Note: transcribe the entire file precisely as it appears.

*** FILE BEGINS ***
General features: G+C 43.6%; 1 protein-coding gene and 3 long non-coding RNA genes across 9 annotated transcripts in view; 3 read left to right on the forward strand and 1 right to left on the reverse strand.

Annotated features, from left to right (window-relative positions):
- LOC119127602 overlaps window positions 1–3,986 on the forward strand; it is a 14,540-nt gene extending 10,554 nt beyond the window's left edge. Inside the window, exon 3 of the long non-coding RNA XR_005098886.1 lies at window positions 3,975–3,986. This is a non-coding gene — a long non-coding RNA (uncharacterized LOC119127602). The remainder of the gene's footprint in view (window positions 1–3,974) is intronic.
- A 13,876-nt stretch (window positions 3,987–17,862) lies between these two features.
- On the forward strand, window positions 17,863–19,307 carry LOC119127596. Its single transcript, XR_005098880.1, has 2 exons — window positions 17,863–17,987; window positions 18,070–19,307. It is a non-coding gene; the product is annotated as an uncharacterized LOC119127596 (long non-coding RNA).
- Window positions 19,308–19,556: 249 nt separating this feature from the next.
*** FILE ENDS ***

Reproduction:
General features: G+C 43.6%; 1 protein-coding gene and 3 long non-coding RNA genes across 9 annotated transcripts in view; 3 read left to right on the forward strand and 1 right to left on the reverse strand.

Annotated features, from left to right (window-relative positions):
- LOC119127602 overlaps window positions 1–3,986 on the forward strand; it is a 14,540-nt gene extending 10,554 nt beyond the window's left edge. Inside the window, exon 3 of the long non-coding RNA XR_005098886.1 lies at window positions 3,975–3,986. This is a non-coding gene — a long non-coding RNA (uncharacterized LOC119127602). The remainder of the gene's footprint in view (window positions 1–3,974) is intronic.
- A 13,876-nt stretch (window positions 3,987–17,862) lies between these two features.
- On the forward strand, window positions 17,863–19,307 carry LOC119127596. Its single transcript, XR_005098880.1, has 2 exons — window positions 17,863–17,987; window positions 18,070–19,307. It is a non-coding gene; the product is annotated as an uncharacterized LOC119127596 (long non-coding RNA).
- Window positions 19,308–19,556: 249 nt separating this feature from the next.